A Virtual and a Practiced Neolithic? Material Culture Symbolism, Monumentality and Identities in the Western Baltic Region

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Martin Furholt

Abstract

Besides the economic, technical and social innovations most Neolithic societies of the old world are separated from Pre-Neolithic societies by a new stage of the manipulation of material objects and structures as media of symbolic communication. Since the Neolithic, the proportion of intentional production and use of material symbols clearly rises compared to unintentional symbol production. Particularly the extensive symbolism on utilitarian, everyday artefacts like pottery is much more elaborated. Proceeding from these observations, the early Neolithic period in northern Central Europe / Southern Scandinavia, that is the time from 4100 to 3500 BC, is more or less a time of continuation of Pre-Neolithic behavioural patterns. At this time Neolithic innovations are known and implemented, but not yet in a quantity that would practically change cultural behaviour and thus identity towards what has been defined as Neolithic above. It is probably not earlier than 3500 BC that a real “Neolithic Package” consisting of large-scale monumental buildings storing cultural memories, an extensive and genuine variability in material culture symbolism, especially pottery and stone tool production, appear together with an increase of economic impact and supra-regional contacts. Thus it is possible to speak of a “Virtual Neolithic” preceding the “Realised Neolithic” since 3500 BC.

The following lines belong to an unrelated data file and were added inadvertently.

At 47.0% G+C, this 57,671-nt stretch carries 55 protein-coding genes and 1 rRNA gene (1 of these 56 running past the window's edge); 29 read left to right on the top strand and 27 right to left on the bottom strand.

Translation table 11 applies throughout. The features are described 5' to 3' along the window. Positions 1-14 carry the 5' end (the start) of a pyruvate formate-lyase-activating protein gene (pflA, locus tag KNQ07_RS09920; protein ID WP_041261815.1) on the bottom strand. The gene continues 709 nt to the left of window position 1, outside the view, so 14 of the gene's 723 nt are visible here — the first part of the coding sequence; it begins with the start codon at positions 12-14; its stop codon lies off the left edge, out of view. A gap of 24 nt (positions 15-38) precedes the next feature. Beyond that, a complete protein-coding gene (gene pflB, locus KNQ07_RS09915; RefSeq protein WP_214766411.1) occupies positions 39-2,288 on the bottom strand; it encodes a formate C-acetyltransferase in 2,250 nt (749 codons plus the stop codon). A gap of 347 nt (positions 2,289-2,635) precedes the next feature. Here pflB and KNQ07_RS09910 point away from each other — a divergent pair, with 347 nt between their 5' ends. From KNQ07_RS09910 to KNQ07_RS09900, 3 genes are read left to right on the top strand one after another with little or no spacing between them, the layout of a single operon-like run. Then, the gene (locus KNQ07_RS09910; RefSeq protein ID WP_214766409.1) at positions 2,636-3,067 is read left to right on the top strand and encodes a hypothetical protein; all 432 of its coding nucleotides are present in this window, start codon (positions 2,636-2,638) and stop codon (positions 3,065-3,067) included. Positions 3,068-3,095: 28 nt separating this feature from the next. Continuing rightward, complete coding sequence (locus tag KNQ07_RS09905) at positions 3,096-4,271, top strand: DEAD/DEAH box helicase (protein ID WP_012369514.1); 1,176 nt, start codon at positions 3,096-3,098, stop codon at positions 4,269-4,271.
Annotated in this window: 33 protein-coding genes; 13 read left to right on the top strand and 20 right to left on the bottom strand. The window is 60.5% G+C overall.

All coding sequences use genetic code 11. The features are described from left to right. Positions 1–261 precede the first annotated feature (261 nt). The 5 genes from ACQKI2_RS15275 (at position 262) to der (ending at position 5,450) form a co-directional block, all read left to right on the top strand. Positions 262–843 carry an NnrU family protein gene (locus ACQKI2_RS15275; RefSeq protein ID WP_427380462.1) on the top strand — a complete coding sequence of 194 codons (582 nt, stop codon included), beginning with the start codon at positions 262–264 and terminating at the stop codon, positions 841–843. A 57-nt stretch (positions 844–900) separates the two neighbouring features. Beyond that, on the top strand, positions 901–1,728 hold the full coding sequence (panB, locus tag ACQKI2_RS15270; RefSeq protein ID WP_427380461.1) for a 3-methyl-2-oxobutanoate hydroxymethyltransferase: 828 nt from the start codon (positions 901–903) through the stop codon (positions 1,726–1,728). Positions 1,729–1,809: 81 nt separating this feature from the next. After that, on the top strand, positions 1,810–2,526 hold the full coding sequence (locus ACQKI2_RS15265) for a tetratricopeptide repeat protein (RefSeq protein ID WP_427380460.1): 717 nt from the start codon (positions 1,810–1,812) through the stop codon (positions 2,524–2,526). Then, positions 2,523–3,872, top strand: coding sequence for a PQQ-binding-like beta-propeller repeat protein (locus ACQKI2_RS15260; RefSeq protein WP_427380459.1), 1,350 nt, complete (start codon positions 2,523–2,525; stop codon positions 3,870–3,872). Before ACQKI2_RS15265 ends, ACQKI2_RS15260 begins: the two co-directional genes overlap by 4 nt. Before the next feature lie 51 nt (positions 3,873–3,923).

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How to Cite
Furholt, Martin. 2010. “A Virtual and a Practiced Neolithic? Material Culture Symbolism, Monumentality and Identities in the Western Baltic Region”. Journal of Neolithic Archaeology 12 (2). https://doi.org/10.12766/jna.2010.35.